Yorkshire church at centre of latest Church of England prayer campaign

The Yorkshire church where homeless, ex addicts and those living on the margins have come to faith is the latest star of the justpray campaign for the Church of England.

Men and women who came to faith through the Saturday Gathering have featured in a series of short dramatic films for Lent and Easter that bring their own struggles into the retelling of Psalm 22 with the message that faith and prayer isn't easy.

And now the church in Halifax town centre – and the Church of England minister, Linda Maslen, who is part of the ecumenical team that run it -  is the star of the latest film offering from the Church of England for its justpray website – a one stop digital hub to encourage people that prayer is for everyone.

You can watch the film here http://bit.ly/1U3BPyj

The Saturday Gathering is a fresh expressions of church in Halifax, West Yorkshire. Growing out of a Food Bank and Drop In Centre run by Christians Together in Calderdale, it has become one of the fastest growing churches in Yorkshire and has baptized over 90 people in the last three years.

The volunteer ecumenical group started to offer prayers to those using the food bank, and they found people began to come back wanting to know more about the God who was answering their prayers.  They realized a traditional church was not an option for these people – many of whom have low literacy and very different backgrounds – so the Saturday Gathering was born.

When it began to grow out of its premises in the old Ebenezer Methodist Church in the centre of town, the local authority, Calderdale Council, gave the group the empty building next door for a peppercorn rent to continue to provide the much needed services – which include daily hot food, a winter shelter for the homeless and a homework club for children.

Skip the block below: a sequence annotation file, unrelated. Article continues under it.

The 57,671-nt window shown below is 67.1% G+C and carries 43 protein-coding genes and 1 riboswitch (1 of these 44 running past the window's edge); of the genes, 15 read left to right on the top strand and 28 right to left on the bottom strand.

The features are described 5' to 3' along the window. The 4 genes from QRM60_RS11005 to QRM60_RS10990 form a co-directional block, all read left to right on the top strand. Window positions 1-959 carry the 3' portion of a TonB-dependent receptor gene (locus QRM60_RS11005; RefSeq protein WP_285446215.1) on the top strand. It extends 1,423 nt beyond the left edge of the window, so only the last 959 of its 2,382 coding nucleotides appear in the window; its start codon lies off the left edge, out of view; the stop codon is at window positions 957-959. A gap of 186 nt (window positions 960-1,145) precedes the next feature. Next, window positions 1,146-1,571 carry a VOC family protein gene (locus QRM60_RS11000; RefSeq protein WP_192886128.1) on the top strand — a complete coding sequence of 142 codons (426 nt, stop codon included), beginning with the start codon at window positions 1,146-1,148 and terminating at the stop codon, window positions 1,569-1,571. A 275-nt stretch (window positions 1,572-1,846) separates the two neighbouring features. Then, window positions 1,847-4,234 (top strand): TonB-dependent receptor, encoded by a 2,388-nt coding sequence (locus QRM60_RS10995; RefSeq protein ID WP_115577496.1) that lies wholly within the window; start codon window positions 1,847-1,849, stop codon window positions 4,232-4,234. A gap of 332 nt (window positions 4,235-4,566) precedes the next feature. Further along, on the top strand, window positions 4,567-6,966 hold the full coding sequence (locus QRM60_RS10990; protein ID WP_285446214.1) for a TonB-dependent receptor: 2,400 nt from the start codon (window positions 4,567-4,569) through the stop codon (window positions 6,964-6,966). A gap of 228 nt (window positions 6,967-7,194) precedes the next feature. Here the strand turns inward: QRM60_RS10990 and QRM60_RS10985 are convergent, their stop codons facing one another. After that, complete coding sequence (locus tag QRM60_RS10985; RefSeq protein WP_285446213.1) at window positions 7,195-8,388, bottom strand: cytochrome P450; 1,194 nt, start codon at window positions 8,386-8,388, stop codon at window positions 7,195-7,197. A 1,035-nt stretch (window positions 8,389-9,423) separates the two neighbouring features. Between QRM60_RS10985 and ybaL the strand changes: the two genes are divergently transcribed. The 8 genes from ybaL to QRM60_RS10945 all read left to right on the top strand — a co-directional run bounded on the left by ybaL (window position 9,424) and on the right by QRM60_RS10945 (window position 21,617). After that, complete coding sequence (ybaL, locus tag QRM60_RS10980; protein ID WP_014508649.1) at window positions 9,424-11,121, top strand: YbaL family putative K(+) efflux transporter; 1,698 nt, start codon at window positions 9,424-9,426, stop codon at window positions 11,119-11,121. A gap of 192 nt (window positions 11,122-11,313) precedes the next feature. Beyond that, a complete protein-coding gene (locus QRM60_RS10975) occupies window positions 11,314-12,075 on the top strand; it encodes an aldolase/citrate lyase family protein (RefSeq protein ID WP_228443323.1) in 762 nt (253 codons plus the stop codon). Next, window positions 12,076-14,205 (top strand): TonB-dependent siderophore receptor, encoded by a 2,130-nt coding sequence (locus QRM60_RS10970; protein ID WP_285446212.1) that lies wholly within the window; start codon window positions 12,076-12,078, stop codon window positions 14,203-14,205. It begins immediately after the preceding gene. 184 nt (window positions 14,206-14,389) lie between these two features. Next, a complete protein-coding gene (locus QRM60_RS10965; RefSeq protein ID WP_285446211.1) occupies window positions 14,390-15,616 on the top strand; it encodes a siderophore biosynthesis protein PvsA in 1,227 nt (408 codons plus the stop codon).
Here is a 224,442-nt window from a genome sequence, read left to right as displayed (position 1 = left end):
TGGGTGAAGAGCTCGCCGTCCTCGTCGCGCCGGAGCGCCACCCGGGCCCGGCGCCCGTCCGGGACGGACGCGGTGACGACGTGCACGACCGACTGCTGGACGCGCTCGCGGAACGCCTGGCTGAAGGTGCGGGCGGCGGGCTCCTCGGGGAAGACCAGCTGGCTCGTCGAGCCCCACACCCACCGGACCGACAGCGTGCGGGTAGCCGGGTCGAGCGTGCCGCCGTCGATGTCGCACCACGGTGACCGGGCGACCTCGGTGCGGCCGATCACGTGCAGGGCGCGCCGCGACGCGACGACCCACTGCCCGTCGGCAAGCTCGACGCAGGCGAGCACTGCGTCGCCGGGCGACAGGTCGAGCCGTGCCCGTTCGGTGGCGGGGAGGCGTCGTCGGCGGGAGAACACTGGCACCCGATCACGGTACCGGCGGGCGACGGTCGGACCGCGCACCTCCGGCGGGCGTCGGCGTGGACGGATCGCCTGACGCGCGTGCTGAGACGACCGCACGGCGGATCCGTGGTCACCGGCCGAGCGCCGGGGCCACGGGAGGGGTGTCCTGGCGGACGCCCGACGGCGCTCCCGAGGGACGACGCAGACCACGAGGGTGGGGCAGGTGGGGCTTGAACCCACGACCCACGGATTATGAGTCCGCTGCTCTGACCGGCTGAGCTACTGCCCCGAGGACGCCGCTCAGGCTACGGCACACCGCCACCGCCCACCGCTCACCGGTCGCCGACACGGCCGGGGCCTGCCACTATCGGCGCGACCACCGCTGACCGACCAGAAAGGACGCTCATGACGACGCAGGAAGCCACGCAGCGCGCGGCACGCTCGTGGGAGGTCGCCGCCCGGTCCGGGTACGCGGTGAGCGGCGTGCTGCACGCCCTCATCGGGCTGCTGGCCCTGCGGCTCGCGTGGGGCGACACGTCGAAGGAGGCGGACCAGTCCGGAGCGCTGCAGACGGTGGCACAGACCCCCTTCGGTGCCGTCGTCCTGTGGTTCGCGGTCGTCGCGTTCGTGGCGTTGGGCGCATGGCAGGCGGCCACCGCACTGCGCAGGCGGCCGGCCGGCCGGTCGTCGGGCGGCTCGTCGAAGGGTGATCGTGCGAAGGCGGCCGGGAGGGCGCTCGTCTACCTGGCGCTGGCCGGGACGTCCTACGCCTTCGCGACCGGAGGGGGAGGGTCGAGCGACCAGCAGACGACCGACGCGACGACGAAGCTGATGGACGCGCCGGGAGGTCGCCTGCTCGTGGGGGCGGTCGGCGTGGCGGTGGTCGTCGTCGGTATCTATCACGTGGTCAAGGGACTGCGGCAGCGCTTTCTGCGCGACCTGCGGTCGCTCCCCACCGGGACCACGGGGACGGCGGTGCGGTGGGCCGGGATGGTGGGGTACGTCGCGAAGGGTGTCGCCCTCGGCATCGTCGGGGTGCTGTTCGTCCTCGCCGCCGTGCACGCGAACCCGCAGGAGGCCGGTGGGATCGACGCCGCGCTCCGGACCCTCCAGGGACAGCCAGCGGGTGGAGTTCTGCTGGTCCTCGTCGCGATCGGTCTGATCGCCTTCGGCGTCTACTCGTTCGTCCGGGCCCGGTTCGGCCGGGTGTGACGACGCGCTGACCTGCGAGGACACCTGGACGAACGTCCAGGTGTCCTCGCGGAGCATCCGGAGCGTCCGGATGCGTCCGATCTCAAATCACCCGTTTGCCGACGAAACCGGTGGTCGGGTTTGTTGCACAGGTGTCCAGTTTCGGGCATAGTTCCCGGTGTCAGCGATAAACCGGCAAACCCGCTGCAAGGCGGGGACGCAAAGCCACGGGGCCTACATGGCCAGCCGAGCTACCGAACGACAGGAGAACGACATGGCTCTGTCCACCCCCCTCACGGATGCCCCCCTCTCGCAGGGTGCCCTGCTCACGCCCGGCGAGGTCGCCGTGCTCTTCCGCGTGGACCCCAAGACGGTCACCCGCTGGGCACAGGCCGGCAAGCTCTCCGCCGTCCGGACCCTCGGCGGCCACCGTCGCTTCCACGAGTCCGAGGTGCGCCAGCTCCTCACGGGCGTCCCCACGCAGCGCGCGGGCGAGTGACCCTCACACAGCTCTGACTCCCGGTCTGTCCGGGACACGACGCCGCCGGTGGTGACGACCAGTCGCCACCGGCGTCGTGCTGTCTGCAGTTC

The campaign to promote justpray.uk will conclude with the launch of a short form film on Palm Sunday which casts the main characters from the Saturday Gathering in their own interpretation of a scene from the Passion of Christ.

All the short teaser films have been released with an accompanying podcast on the justpray website which launched the Lords’ Prayer advert just before Christmas that was banned from the cinemas.

The teasers are loosely based on Psalm 22 – the words Jesus was reported to have said on the cross.

The film stars have all recently come to faith through the Saturday Gathering and most have experienced crime, alcohol, drug addiction, homelessness or violence in their lives.

Like Emma, 24, who came to faith a year ago and still struggles with questions and doubt but knows without God in her life, she would still be drinking and taking drugs.

Or Howard, 40, who after eight months clean of drugs, alcohol and crime, got baptized and immediately used drugs again. His story is a constant battle between walking in faith and having doubts but he tells us that without his faith, he’d be dead a long time ago.

And Rob, 46, who spent years hardening his heart to survive living rough, but now feels resurrected away from a life of crime and trouble to peace, love and understanding.

Funded by the All Churches Trust, Justpray.uk, was launched last November to promote the message that prayer is for everyone. The website is an interactive one stop digital hub for prayer – and since its launch has had more than 4m prayers prayed and the Lords Prayer film has been seen by over 1.5m people around the world.

The first teaser: Emma’s Story: My God, My God: Why Have You Forsaken Me was released on Ash Wednesday and the final film will be released on Palm Sunday.

The Psalm 22 Easter project is part of a concerted campaign that started with the Lords Prayer ad to encourage people that prayer is for everyone.You can watch all the short teaser films and listen to their stories here:

http://www.justpray.uk/Psalm%2022/

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